Be patient and supportive. Learn what you can do to help your child. Try to keep your relationship with your child strong and positive. Make time to listen, talk, and do things that you both enjoy.
All kids have worries and doubts. But some have obsessive-compulsive disorder (OCD) in which their worries compel them to behave in certain ways over and over again. OCD can get better with the right attention and care.
For teens, concerns about appearances often take center stage. But if these concerns are all-consuming, cause extreme distress, and keep them from doing and thinking about other things, it may be a sign of a condition called body dysmorphic disorder.
For some people, worries about appearance become extreme and upsetting, interfering with their lives, a condition called body dysmorphic disorder.
Even though exercise has many positive benefits, too much can be harmful. Teens who exercise compulsively are at risk for both physical and psychological problems.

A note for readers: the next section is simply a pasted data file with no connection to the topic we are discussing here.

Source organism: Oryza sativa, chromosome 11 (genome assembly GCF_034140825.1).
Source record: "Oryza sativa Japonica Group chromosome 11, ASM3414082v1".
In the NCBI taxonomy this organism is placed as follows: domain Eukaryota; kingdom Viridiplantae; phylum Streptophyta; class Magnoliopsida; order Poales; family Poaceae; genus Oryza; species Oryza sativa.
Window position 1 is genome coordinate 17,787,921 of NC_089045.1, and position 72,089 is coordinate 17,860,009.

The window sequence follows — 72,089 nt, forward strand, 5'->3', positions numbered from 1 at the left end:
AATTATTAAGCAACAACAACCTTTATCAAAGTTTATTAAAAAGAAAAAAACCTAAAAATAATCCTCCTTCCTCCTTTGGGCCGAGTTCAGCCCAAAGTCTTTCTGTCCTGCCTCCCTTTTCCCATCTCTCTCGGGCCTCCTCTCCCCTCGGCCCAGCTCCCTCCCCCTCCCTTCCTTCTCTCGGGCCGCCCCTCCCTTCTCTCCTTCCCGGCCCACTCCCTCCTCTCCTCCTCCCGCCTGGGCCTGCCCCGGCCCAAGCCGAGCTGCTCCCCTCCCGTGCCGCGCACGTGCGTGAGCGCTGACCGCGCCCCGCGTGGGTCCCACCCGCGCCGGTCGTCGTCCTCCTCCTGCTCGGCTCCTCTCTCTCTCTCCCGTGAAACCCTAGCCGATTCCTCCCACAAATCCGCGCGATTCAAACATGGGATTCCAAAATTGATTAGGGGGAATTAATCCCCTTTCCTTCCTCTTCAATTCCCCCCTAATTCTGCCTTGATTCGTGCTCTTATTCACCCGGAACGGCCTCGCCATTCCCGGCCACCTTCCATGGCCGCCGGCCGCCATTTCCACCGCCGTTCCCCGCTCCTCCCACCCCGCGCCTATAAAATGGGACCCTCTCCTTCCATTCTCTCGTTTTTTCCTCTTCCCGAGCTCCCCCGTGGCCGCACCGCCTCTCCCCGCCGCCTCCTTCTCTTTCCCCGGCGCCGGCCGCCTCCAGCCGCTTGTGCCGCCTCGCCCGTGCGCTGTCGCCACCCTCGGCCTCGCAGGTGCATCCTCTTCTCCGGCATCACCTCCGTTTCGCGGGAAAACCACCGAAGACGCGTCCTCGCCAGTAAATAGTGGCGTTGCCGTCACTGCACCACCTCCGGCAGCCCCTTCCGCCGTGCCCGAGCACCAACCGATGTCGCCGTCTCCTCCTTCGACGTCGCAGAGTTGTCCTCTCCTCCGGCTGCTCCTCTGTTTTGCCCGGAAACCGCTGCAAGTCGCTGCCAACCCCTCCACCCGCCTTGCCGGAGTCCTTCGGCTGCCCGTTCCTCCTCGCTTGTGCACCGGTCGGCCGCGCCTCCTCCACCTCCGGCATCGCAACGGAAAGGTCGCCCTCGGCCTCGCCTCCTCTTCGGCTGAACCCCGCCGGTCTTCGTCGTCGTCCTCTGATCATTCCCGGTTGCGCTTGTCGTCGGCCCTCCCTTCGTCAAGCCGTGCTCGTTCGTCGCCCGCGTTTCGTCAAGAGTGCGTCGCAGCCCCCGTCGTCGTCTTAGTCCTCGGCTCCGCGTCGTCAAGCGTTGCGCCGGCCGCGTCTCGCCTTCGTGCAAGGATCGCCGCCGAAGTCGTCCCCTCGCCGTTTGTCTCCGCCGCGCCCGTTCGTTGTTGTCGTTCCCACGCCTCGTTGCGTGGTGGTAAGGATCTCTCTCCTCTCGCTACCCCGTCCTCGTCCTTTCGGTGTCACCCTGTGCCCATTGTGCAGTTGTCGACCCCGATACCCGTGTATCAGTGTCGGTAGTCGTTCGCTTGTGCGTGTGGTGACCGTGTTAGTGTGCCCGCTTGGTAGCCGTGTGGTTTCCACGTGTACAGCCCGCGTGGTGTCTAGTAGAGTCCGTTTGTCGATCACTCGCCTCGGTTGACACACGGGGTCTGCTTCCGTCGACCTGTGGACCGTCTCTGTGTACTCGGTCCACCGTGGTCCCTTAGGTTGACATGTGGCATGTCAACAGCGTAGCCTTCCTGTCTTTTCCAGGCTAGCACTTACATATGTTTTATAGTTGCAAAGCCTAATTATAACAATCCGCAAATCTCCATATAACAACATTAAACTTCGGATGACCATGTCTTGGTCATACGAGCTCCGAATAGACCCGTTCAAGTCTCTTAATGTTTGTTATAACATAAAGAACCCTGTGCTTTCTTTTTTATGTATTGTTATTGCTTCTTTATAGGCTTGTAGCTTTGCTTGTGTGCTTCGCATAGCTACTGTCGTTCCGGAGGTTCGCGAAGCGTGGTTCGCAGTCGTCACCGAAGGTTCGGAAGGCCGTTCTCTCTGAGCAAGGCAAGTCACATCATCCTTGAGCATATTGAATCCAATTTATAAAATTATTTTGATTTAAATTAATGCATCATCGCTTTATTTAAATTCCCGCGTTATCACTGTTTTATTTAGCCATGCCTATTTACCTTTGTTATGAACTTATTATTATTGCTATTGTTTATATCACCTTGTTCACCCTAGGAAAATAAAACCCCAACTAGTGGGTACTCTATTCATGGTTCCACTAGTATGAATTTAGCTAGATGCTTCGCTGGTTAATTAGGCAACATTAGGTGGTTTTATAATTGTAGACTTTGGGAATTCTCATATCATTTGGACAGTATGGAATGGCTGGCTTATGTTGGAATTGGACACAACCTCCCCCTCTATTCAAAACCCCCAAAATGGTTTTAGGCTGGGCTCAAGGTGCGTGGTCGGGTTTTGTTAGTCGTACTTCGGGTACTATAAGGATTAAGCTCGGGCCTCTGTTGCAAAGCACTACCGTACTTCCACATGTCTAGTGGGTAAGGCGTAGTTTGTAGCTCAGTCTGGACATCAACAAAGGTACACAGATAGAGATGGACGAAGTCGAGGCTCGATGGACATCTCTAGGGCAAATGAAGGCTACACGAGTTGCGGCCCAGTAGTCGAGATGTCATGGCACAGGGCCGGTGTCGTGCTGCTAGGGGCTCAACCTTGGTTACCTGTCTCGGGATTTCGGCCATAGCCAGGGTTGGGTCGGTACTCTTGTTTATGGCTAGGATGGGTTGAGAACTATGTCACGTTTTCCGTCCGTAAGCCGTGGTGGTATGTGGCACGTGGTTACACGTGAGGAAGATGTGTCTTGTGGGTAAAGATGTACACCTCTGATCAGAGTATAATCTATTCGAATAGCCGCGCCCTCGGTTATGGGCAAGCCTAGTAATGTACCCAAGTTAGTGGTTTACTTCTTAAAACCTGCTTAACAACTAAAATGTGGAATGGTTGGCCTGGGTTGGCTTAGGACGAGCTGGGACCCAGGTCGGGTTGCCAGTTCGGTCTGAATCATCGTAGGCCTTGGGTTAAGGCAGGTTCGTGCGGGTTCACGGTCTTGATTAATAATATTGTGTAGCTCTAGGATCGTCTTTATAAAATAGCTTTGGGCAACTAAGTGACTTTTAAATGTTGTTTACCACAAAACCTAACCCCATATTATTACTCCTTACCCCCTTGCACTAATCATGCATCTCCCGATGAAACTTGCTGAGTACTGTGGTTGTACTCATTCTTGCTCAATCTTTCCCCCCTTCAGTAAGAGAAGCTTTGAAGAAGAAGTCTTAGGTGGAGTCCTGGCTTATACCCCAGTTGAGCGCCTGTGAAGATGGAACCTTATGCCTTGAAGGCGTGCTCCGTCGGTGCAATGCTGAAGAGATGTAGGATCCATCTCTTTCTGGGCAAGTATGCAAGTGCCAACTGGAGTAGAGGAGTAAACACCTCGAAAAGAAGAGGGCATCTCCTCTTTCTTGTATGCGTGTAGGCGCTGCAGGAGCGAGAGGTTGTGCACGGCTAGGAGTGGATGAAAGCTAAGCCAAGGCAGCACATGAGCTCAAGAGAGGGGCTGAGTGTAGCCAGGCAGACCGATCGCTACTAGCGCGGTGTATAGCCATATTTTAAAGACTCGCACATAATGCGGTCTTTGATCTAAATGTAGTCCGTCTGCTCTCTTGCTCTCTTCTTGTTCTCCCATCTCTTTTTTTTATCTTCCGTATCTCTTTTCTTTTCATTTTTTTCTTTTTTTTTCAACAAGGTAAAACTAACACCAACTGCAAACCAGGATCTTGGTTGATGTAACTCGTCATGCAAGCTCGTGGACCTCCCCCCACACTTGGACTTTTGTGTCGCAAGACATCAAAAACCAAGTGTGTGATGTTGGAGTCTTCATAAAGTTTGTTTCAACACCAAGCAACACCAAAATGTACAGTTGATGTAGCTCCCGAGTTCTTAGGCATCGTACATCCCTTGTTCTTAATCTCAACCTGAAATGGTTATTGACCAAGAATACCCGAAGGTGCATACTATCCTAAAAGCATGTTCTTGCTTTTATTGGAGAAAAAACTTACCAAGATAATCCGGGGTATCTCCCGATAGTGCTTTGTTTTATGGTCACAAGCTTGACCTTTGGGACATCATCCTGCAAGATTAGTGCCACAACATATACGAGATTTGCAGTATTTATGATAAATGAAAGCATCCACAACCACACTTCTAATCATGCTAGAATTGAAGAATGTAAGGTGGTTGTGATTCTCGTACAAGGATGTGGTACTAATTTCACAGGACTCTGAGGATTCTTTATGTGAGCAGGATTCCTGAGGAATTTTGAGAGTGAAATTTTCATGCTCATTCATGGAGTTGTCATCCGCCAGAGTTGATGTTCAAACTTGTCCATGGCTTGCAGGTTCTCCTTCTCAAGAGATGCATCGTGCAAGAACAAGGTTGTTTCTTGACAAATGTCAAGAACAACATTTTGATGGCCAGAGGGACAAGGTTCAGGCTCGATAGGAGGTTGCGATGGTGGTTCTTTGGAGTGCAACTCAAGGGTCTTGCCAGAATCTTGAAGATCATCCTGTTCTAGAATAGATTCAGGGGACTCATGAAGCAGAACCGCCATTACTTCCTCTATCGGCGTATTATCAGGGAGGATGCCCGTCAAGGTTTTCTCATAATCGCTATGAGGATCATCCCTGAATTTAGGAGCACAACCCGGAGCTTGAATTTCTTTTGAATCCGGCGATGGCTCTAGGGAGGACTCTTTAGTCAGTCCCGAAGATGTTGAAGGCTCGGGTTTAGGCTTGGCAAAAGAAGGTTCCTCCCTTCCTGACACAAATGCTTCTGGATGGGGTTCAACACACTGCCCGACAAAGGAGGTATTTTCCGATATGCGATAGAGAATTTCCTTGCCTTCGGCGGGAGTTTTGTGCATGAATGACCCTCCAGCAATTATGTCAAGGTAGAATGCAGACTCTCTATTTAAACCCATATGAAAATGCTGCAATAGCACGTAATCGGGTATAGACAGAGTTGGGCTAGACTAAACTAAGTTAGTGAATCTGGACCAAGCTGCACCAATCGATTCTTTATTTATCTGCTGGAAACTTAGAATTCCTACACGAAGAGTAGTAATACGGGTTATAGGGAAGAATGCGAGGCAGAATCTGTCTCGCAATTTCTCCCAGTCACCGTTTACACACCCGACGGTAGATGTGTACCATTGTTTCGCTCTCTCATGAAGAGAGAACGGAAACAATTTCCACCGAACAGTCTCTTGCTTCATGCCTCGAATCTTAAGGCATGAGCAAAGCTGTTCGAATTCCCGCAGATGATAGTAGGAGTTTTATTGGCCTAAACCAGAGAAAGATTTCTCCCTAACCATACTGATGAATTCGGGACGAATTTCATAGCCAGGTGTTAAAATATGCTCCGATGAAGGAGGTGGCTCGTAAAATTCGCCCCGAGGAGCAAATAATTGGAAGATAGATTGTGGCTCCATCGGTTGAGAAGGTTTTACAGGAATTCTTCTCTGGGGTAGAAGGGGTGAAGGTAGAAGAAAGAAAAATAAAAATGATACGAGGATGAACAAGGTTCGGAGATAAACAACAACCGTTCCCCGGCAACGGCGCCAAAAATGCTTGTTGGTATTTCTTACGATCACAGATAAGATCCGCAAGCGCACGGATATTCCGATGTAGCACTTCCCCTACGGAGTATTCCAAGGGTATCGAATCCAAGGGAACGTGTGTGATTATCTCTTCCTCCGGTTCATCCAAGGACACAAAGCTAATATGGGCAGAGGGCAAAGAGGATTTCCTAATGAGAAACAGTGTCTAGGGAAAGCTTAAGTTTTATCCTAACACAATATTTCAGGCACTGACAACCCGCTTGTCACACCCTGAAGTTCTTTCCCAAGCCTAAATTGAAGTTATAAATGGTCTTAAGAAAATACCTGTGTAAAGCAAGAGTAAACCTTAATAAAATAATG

We’ve all eaten a whole bag of chips out of boredom or while cramming for a big test. Learn more about emotional eating, and how to manage it, in this article for teens.
Binge eating is a type of eating disorder. This article for teens explains what it is, how to recognize it, and how to get help.
Kids who eat unusually large amounts of food – and feel guilty or secretive about it – could be struggling with binge eating disorder.
It’s normal to wish you could change something about your body. Find out more about these feelings in this article for kids.
When your body changes, so can your image of yourself. Find out how your body image affects your self-esteem and what you can do.
A healthy and positive body image means liking your body, appreciating it, and feeling grateful for its qualities and capabilities. Parents can help kids develop a healthy body image.
Eating disorders are so common in America that 1 or 2 out of every 100 students will struggle with one. Find out more.
Note: All information is for educational purposes only. For specific medical advice, diagnoses, and treatment, consult your doctor.